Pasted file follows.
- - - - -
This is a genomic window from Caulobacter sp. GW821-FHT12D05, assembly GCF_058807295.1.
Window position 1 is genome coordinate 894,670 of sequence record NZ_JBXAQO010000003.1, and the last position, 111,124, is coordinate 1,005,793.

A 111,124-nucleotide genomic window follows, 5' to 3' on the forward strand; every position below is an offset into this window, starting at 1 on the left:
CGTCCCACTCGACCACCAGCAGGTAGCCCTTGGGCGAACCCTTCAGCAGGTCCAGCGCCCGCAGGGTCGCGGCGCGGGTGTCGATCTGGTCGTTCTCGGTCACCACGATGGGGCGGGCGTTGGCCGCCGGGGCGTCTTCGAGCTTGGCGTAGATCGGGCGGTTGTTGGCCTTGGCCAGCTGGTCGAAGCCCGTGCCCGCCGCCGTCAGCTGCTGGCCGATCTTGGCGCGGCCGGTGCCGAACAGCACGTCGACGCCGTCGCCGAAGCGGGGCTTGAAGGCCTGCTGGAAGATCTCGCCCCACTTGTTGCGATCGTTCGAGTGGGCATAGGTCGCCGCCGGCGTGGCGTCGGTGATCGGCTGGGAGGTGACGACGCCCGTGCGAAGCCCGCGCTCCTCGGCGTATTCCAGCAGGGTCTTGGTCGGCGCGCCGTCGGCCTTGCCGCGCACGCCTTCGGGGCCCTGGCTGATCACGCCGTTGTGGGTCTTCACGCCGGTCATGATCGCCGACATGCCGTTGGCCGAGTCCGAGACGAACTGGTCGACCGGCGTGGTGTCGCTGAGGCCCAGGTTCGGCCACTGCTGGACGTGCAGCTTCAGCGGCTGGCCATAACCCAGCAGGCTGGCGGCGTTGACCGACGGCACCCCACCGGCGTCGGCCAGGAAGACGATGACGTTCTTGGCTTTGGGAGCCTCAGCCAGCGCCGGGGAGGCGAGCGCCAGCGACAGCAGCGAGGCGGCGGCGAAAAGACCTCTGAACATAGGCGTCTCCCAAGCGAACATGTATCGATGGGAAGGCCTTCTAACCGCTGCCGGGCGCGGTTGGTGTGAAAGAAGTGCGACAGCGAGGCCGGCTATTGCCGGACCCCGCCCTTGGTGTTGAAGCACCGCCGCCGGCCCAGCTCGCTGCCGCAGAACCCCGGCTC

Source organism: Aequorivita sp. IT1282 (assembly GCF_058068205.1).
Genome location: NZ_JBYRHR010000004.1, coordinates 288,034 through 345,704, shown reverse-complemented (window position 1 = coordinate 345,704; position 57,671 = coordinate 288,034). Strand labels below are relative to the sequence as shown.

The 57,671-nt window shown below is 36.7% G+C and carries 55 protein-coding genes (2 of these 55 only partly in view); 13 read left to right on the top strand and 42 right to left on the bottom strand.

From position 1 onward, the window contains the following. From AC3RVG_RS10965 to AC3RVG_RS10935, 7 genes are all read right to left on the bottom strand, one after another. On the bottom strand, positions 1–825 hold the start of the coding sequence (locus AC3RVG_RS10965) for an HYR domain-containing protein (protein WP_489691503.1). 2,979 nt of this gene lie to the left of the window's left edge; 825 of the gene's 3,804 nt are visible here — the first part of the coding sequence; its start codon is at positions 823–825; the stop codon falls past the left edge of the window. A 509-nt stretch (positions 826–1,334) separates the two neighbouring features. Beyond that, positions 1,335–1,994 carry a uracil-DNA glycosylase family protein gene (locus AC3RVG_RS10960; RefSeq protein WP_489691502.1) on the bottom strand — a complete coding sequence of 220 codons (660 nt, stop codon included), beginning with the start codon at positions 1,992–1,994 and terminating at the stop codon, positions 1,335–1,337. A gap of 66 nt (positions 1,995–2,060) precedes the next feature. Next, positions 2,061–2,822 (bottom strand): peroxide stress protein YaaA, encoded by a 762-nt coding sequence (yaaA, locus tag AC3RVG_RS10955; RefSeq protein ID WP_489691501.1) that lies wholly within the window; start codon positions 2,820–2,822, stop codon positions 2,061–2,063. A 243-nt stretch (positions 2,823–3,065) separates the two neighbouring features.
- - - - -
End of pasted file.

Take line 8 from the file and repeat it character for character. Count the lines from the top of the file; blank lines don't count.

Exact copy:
From position 1 onward, the window contains the following. From AC3RVG_RS10965 to AC3RVG_RS10935, 7 genes are all read right to left on the bottom strand, one after another. On the bottom strand, positions 1–825 hold the start of the coding sequence (locus AC3RVG_RS10965) for an HYR domain-containing protein (protein WP_489691503.1). 2,979 nt of this gene lie to the left of the window's left edge; 825 of the gene's 3,804 nt are visible here — the first part of the coding sequence; its start codon is at positions 823–825; the stop codon falls past the left edge of the window. A 509-nt stretch (positions 826–1,334) separates the two neighbouring features. Beyond that, positions 1,335–1,994 carry a uracil-DNA glycosylase family protein gene (locus AC3RVG_RS10960; RefSeq protein WP_489691502.1) on the bottom strand — a complete coding sequence of 220 codons (660 nt, stop codon included), beginning with the start codon at positions 1,992–1,994 and terminating at the stop codon, positions 1,335–1,337. A gap of 66 nt (positions 1,995–2,060) precedes the next feature. Next, positions 2,061–2,822 (bottom strand): peroxide stress protein YaaA, encoded by a 762-nt coding sequence (yaaA, locus tag AC3RVG_RS10955; RefSeq protein ID WP_489691501.1) that lies wholly within the window; start codon positions 2,820–2,822, stop codon positions 2,061–2,063. A 243-nt stretch (positions 2,823–3,065) separates the two neighbouring features.